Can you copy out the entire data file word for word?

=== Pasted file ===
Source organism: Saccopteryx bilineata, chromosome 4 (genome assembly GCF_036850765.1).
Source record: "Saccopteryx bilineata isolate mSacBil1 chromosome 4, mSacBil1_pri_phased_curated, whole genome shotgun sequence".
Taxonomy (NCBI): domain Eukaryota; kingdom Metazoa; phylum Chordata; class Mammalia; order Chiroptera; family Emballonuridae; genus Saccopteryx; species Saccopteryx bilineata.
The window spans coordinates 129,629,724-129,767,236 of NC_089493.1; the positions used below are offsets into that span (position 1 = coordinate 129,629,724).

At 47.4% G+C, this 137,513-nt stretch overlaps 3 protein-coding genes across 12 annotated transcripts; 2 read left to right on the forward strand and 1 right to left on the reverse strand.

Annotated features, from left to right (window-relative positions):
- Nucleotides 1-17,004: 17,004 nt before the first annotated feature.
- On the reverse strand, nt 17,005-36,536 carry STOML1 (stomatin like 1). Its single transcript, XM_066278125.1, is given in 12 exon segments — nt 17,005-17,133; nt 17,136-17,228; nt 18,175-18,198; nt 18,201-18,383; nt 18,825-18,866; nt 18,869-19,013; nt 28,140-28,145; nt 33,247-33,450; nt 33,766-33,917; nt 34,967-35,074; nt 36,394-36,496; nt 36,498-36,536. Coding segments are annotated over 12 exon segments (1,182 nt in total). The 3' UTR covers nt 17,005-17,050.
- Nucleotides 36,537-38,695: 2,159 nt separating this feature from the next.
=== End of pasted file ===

Source organism: Saccopteryx bilineata, chromosome 4 (genome assembly GCF_036850765.1).
Source record: "Saccopteryx bilineata isolate mSacBil1 chromosome 4, mSacBil1_pri_phased_curated, whole genome shotgun sequence".
Taxonomy (NCBI): domain Eukaryota; kingdom Metazoa; phylum Chordata; class Mammalia; order Chiroptera; family Emballonuridae; genus Saccopteryx; species Saccopteryx bilineata.
The window spans coordinates 129,629,724-129,767,236 of NC_089493.1; the positions used below are offsets into that span (position 1 = coordinate 129,629,724).

At 47.4% G+C, this 137,513-nt stretch overlaps 3 protein-coding genes across 12 annotated transcripts; 2 read left to right on the forward strand and 1 right to left on the reverse strand.

Annotated features, from left to right (window-relative positions):
- Nucleotides 1-17,004: 17,004 nt before the first annotated feature.
- On the reverse strand, nt 17,005-36,536 carry STOML1 (stomatin like 1). Its single transcript, XM_066278125.1, is given in 12 exon segments — nt 17,005-17,133; nt 17,136-17,228; nt 18,175-18,198; nt 18,201-18,383; nt 18,825-18,866; nt 18,869-19,013; nt 28,140-28,145; nt 33,247-33,450; nt 33,766-33,917; nt 34,967-35,074; nt 36,394-36,496; nt 36,498-36,536. Coding segments are annotated over 12 exon segments (1,182 nt in total). The 3' UTR covers nt 17,005-17,050.
- Nucleotides 36,537-38,695: 2,159 nt separating this feature from the next.